Friday, September 17, 2010

Lateral Foot Pain - Cuboid Syndrome – Part Two

Patients who have cuboid syndrome often complain of lateral foot pain, or weakness in their feet. Pain from cuboid syndrome can also radiate to the front of the ankle. This pain is often more noticeable during time of exertion (toe-off portion of the gait cycle), or on impact.

The type of pain found in cuboid syndrome may not be a very good indication of this condition.Pain can be intermittent, or persistent, it can also develop suddenly or slowly over a period of time.

Diagnosis and Imaging
Upon physical examination, the patient may have pain directly over the cuboid bone (especially when pressure is applied dorsally on the plantar surface). In some cases there may be bruising, redness and swelling. Range of motion in the ankle is often limited in cuboid syndrome (dorsi and plantar flexion).

X-rays, CT scans or MRIs are of little value in the diagnosis of cuboid syndrome. The only reason an X-ray is of value in the diagnosis of this syndrome is to rule out fractures or some type of pathological condition.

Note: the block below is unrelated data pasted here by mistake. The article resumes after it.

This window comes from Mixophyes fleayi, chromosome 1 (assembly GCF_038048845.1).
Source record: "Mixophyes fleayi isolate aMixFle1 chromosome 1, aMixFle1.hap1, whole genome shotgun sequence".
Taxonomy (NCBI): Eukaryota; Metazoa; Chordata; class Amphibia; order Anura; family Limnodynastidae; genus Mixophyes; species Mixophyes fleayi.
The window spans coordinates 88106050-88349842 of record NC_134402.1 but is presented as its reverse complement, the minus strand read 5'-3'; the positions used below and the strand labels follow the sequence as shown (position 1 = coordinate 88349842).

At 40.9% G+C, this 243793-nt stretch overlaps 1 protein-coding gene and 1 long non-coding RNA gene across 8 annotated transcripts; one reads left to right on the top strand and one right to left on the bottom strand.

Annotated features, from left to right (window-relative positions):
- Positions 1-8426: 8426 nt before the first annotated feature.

Several forms of manual therapy can be used in treating this condition. The sooner that treatment is implemented the faster the results will be.

  • Manipulation: One of the most successful treatments we have found is manual manipulation. A therapist training in extremity manipulation (chiropractor, physiotherapist, podiatrist) can often reduce the pain of cuboid syndrome in a short period of time.

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Blakeslee TJ, Morris JL. Cuboid syndrome and the significance of midtarsal joint stability. J Am Podiatr Med Assoc. 1987;77:638-642.
Marshall P, Hamilton WG. Cuboid subluxation in ballet dancers. Am J Sports Med.1992;20:169-175.
Mooney M, Maffey-Ward L. Cuboid plantar and dorsal subluxations: assessment and treatment. J Orthop Sports Phys Ther. 1994;20:220-226.
Newell SG, Woodle A. Cuboid syndrome. Phys Sports Med. 1981;9:71-76.

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